Written in 1594 and published posthumously in Munich the following year, the Lagrime de San Pietro was Orlando de Lassus’ final composition. Consisting of 20 sacred madrigals and a concluding motet, the work was dedicated to Pope Clement VIII just three weeks before the composer passed away, with the words: “I send and dedicate to Your Holiness with greatest reverence these tears of St Peter, which were composed some time ago by Luigi Tansillo and have been clothed in harmony by me for my personal devotion in my burdensome old age.”

The cycle is a symbolic numerical game, with the number seven playing a central role: there are seven voices, seven of the eight church modes are used, many movements are divisible into seven sections, and there are 21 movements (seven times the number of the Trinity). Seven plays a central role throughout Church doctrine: there are seven deadly sins, seven penitential psalms, seven sorrows of the Virgin Mary, and Peter suggests to Christ that his sinful brothers should be forgiven seven times, receiving the response that even “seventy times seven” acts of mercy would not be sufficient.

The texts, taken from Luigi Tansillo’s work of the same name, evoke the stages of remorse experienced by Peter following his threefold denial of Christ. Lassus sets the text syllabically, with communication of the text at the heart of the musical material.

In this Wigmore Hall concert, Gallicantus, singing one to a part and directed by Gabriel Crouch, enhanced the musical material with beautiful phrasing and diction, bringing the poignant words to life. As an all-male consort, Gallicantus have a rich, bass-heavy sound, underpinned by the wonderfully resonant William Gaunt, whose tone was always clear and precise, never growly. The interplay between countertenors Mark Chambers and David Allsopp, who were positioned antiphonally at each end of the group, was beautifully balanced, while the internal parts also had their moments to shine and were never lost in the texture.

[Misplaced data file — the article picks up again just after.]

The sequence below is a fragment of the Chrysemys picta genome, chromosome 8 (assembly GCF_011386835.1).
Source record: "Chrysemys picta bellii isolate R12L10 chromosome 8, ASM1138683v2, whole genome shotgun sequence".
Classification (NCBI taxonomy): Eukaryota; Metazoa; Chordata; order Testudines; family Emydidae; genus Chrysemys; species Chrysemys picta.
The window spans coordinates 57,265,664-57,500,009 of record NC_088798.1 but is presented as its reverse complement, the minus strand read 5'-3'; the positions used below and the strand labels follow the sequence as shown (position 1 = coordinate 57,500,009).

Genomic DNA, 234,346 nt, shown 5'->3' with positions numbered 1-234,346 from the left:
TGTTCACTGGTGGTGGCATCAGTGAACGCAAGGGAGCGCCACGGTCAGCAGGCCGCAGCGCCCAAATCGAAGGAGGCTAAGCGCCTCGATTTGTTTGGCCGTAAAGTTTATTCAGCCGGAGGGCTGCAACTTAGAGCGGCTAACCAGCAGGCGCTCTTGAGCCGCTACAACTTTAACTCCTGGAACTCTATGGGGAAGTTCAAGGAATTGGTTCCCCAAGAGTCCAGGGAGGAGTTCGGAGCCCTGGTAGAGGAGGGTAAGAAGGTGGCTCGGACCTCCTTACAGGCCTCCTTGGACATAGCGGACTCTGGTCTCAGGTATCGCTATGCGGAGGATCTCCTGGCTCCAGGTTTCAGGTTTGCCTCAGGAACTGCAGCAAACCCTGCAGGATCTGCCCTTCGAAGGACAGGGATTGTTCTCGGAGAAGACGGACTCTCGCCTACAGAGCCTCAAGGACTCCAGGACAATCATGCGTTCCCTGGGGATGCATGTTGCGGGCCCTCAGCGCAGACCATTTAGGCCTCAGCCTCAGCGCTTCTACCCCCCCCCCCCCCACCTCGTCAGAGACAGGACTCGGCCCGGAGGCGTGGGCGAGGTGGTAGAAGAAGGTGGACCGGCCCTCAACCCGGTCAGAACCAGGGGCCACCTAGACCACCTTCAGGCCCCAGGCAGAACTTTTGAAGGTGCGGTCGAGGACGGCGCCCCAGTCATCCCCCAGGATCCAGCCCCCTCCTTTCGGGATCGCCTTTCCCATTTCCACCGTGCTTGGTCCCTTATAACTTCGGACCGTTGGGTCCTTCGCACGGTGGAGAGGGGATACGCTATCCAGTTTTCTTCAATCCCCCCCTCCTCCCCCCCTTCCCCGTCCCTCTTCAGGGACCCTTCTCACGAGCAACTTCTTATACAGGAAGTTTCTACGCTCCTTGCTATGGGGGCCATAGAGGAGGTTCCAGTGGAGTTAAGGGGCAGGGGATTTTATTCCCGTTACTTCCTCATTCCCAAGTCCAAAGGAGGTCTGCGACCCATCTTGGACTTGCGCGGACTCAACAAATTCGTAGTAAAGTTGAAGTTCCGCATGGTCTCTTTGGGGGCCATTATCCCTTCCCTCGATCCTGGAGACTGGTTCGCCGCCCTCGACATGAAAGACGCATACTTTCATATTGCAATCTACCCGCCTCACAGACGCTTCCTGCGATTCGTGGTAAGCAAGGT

Lassus takes full advantage of all the compositional techniques in his armoury, using interweaving polyphony, antiphonal writing and full-blooded homophony to paint the text with a variety of colour and texture. There were some stunning moments of rousing, full-voiced singing, really highlighting the power and blend of the singers. However, it was the quieter, more angelic moments which were a particular highlight for me. The contrast of mood for the thirteenth movement was beautiful and extremely moving.

The final motet, lying outside the harmonic plan of the cycle and based upon the tonus peregrinus or “wandering tone”, transcends the earthly state, and lifts us up out of the human pain felt throughout the earlier movements. This, however, does not provide release or consolation, as Christ rebukes his audience, in Latin rather than Italian; Philippe de Grève’s 13th-century text set with heartbreaking poignancy by Lassus.

This concert marks the release of a new recording of the Lagrime de San Pietro on the Signum Classics label, and, if today’s concert was anything to go by, it will definitely be worth listening to over and over again with renewed enjoyment and understanding of this complex masterpiece.